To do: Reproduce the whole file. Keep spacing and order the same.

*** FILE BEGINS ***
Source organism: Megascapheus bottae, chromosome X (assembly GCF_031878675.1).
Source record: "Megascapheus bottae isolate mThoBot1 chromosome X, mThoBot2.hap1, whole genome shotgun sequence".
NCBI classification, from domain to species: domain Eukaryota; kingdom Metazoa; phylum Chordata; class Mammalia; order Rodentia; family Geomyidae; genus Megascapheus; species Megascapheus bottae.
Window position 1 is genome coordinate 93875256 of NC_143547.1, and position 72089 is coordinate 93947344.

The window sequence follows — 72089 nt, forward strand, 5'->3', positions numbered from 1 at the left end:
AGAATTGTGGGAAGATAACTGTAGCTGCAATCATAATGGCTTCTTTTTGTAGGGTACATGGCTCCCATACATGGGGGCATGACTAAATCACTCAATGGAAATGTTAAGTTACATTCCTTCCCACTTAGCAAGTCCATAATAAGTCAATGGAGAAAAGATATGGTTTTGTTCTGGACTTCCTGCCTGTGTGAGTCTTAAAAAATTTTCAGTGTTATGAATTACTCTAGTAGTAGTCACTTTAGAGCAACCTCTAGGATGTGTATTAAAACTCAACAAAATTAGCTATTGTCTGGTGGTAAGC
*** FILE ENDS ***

Source organism: Megascapheus bottae, chromosome X (assembly GCF_031878675.1).
Source record: "Megascapheus bottae isolate mThoBot1 chromosome X, mThoBot2.hap1, whole genome shotgun sequence".
NCBI classification, from domain to species: domain Eukaryota; kingdom Metazoa; phylum Chordata; class Mammalia; order Rodentia; family Geomyidae; genus Megascapheus; species Megascapheus bottae.
Window position 1 is genome coordinate 93875256 of NC_143547.1, and position 72089 is coordinate 93947344.

The window sequence follows — 72089 nt, forward strand, 5'->3', positions numbered from 1 at the left end:
AGAATTGTGGGAAGATAACTGTAGCTGCAATCATAATGGCTTCTTTTTGTAGGGTACATGGCTCCCATACATGGGGGCATGACTAAATCACTCAATGGAAATGTTAAGTTACATTCCTTCCCACTTAGCAAGTCCATAATAAGTCAATGGAGAAAAGATATGGTTTTGTTCTGGACTTCCTGCCTGTGTGAGTCTTAAAAAATTTTCAGTGTTATGAATTACTCTAGTAGTAGTCACTTTAGAGCAACCTCTAGGATGTGTATTAAAACTCAACAAAATTAGCTATTGTCTGGTGGTAAGC